Governing documents lay out the relationship between the owners and the business. Some of the most common governing documents are bylaws, company agreements, partnership agreements, shareholder agreements and buy/sell agreements. The type of governing documents your business needs depends on the type of business entity and how it is managed. The governing documents set forth how the business will add new owners, how an owner may be removed (voluntarily or involuntarily), management structure, how profits and losses are split, how distributions will be made, how the company may be terminated and many other important issues that arise when running a business. It is important to speak with an experienced business attorney to help you put the correct agreements in place. Many business owners neglect this important step in the process of starting a business, and are often caught off guard when issues arise. Having the documents at the start of business helps to eliminate conflict and confusion in the future.
If your business will have employees, it is important that each employee understands what is expected of him or her from the very beginning. All businesses with employees should have a comprehensive employee handbook that sets forth policies related to reviews, compensation, vacations, a code of conduct and many other issues that arise when working with employees.
In addition to the traditional policies, business owners must also address the use of social media by employees and what employees can and cannot say or do with personal social media accounts when relating to your business. Violations of social media policies is becoming a hot area of contention between employees and employers. Every company should consider creating a comprehensive policy to address social media etiquette for employees when referencing the business. Also, if your business allows employees to use personal devices (such as cell phones and tablets) for work, the business needs a comprehensive device policy.
Finally it is important to make sure that your workers are classified correctly as either employees or independent contractors. If you are not sure how to decide, review my previous post or contact an experienced business attorney. Incorrect classifications can have serious tax consequences for your business.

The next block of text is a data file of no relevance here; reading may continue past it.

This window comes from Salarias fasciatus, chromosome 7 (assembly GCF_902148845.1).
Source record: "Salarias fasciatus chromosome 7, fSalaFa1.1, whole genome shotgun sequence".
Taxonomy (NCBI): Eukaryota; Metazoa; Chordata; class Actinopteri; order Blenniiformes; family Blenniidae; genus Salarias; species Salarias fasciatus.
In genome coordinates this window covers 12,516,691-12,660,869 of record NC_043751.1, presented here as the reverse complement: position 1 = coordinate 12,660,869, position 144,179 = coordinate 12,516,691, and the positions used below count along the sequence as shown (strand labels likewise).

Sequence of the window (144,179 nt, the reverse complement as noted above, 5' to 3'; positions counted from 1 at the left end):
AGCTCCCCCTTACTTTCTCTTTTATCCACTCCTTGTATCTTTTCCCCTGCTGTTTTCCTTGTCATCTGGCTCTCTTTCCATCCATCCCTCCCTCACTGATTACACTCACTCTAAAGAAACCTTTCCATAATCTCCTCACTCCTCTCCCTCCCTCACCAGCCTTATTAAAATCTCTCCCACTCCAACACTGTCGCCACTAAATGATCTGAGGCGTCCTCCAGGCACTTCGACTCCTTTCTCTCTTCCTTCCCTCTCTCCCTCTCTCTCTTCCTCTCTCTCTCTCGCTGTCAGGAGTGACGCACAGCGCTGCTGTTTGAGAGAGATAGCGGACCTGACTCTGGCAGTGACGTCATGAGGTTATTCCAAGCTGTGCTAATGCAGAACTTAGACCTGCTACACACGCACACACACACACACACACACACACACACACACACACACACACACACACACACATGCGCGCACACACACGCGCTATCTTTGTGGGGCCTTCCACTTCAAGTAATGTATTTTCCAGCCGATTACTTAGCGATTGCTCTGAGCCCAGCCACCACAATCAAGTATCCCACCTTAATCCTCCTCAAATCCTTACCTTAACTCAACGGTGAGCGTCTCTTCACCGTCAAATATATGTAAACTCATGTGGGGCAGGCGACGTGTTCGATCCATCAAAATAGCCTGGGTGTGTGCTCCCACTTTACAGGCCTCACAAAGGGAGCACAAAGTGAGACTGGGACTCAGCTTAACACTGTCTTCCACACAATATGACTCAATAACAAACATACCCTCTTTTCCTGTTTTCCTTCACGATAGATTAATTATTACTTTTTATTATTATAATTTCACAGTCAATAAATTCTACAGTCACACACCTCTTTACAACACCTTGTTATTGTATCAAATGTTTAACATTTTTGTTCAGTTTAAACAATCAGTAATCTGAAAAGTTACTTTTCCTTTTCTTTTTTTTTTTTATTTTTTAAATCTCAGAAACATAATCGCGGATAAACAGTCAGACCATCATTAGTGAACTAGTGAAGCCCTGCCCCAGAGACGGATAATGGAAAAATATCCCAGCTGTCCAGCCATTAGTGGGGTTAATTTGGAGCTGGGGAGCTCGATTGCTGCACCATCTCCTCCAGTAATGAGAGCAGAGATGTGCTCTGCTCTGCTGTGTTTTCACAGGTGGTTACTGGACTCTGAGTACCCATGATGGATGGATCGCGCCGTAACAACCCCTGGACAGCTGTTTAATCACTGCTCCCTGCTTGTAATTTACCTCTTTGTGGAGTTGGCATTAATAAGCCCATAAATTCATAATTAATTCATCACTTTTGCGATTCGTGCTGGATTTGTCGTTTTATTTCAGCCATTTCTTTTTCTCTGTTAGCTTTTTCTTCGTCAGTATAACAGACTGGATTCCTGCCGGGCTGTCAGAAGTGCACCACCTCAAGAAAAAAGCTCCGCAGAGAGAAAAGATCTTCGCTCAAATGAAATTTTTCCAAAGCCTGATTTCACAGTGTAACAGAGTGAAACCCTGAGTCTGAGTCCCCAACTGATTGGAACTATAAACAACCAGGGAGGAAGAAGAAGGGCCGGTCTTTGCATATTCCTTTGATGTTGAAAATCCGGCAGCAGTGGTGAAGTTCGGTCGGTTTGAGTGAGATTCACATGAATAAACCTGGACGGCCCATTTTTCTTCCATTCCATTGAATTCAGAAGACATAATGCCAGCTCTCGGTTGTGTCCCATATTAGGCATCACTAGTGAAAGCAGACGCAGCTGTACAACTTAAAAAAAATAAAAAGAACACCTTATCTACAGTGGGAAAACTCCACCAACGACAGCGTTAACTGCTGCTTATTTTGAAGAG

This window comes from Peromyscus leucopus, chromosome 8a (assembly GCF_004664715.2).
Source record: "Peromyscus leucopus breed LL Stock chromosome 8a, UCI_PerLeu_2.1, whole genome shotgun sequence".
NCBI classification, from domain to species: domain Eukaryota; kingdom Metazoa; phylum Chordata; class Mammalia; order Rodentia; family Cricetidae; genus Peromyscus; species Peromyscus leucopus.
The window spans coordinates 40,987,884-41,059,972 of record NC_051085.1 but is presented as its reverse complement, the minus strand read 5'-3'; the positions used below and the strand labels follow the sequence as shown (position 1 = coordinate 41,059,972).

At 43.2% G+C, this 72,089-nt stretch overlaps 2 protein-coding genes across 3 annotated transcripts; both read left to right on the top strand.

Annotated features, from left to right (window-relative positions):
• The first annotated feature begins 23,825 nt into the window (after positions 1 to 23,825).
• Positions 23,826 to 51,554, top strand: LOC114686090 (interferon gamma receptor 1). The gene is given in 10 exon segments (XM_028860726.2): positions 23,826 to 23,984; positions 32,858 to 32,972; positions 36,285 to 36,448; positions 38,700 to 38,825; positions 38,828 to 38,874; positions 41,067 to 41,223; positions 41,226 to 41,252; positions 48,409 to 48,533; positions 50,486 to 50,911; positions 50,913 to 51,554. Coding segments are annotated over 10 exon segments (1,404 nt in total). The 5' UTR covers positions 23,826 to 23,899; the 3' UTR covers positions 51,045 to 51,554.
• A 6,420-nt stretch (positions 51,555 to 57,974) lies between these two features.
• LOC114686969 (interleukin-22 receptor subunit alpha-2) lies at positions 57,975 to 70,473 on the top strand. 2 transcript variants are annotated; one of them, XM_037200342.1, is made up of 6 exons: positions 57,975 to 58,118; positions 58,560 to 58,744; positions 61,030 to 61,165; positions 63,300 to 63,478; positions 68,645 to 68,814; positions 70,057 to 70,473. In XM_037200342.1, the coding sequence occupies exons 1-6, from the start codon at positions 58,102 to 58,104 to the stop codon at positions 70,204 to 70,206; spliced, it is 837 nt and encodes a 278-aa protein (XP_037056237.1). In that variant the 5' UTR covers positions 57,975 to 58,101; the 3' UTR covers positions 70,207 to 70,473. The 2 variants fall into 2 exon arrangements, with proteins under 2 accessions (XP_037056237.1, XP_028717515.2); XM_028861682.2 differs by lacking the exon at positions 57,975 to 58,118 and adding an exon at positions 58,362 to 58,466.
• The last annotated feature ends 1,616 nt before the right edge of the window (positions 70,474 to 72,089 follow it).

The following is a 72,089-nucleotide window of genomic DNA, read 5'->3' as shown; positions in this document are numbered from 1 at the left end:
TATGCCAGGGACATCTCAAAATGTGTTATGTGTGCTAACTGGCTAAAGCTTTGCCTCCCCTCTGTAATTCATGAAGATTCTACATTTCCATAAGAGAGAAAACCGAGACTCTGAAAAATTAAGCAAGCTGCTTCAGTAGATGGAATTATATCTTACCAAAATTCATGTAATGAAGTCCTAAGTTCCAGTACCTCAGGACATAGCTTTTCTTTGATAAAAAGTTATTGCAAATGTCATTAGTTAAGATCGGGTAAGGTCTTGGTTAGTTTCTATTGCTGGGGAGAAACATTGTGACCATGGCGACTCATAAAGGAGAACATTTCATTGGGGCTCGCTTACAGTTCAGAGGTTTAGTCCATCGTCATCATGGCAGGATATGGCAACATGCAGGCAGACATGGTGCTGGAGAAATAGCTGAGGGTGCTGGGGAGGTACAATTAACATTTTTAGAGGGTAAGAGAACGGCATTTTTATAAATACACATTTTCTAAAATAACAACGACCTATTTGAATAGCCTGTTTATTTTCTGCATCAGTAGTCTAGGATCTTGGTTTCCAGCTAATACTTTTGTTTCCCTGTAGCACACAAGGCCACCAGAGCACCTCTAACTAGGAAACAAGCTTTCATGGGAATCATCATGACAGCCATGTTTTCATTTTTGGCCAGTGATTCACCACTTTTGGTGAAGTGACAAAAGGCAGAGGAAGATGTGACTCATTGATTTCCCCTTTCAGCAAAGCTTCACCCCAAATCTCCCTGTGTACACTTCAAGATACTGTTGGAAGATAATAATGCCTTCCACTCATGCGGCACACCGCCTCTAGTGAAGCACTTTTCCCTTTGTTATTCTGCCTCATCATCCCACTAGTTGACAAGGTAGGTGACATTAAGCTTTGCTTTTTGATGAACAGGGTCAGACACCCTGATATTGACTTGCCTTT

For some new businesses, intellectual property may be its most important asset. Intellectual property is property that comes from some type of creative process, such as a trademark, patent or copyright. Therefore it is important to have a policy in place outlining who owns the property (the creator or the company), who it will be used and how IP created by employees will be treated (is it automatically considered as owned by the business). Speak with a business attorney that also understands intellectual property to make sure that you have the proper protections in place federally and in the state of incorporation of your business.
Every business needs to have a comprehensive policy regarding accounting issues. It is important to have the ability to create and understand the many accounting statements used by your business. Business owners also need to make sure that he or she is familiar with deadlines for required business filings (federal and state) and not to just rely on your accountant or bookkeeper to meet those deadlines. Sit down with your professional adviser and create a calendar of all required filings to ensure that each of you are on the same page and informed.
Having policies for each of the aforementioned key areas will help to ensure that your new business will continue to run smoothly and can eliminate future issues.
Charlotte Key is an attorney that focuses on business law, estate planning and probate law.